So I hope I’ve solved that satisfactorily. On the subject, though, I do wish Sawis would give some statistics about the number of distinct labels/producers. It should be easy enough to do, and would be interesting.

The second structural statistic that puzzles is the “Number of primary grape producers” – that is, basically, grape-growers This has declined radically over the years. In 2010 there were 3667 of them; in 2021 just 2613. So more than 1000 grape growers, nearly a third, have gone in a decade. Can that sort of decline (which began long before 2010) all be attributed to mergers or to farmers giving up entire grape-growing farms? The decline in the size of the total vineyard (see my piece of a few weeks ago) makes it clear that some of the total (as opposed to partial) shift from grape-cropping would fit in with this picture. But such a huge and continuing drop?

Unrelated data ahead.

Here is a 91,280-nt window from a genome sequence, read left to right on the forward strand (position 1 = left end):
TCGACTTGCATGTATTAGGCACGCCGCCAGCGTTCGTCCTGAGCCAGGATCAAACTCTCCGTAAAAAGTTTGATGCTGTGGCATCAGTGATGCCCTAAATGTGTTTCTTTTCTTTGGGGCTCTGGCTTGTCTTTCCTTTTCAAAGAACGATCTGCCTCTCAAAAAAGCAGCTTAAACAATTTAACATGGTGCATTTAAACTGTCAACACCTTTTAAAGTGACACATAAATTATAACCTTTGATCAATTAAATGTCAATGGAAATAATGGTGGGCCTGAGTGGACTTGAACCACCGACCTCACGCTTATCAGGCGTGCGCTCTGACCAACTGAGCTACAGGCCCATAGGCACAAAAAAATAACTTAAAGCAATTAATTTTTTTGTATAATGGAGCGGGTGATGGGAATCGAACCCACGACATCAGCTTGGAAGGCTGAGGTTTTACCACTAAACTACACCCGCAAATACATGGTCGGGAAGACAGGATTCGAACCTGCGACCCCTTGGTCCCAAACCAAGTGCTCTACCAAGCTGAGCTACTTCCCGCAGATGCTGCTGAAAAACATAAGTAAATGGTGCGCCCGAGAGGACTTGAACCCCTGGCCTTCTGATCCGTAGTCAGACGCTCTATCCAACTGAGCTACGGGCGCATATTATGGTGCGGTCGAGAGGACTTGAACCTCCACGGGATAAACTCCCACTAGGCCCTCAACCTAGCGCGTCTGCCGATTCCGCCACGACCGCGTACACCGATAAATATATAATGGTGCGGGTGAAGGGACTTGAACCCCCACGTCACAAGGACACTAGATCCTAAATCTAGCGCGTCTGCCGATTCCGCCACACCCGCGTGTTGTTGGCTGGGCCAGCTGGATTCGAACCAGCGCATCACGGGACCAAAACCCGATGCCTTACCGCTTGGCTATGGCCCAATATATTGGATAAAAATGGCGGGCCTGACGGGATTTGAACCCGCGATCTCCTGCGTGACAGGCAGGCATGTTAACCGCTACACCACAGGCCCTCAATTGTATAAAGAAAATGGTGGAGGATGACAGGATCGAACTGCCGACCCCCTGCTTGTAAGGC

One wine farmer had suggested to me that one cause of the reduced number was, in fact, more apparent than real – that for various reasons some properties had been listed under more than one ownership, and that it was sorting out such anomalies that was making for the big drop. So I asked Sawis about this, and got a response from Charles Whitehead, Manager of Information Services. He said that the biggest reason was in fact the obvious one: a farmer shifting from grapes to other crops. Next significant would be consolidation of farms under one registered owner and “tidying up some anomalies”. Also, as the number  includes all producers delivering grapes in a specific year, it would include “share-croppers” – I daresay that involves very small producers, whose impact is not great but whose numbers might be.

So, altogether, the number of primary grape growers is a statistic that is a bit less easy to deploy than it might at first seem.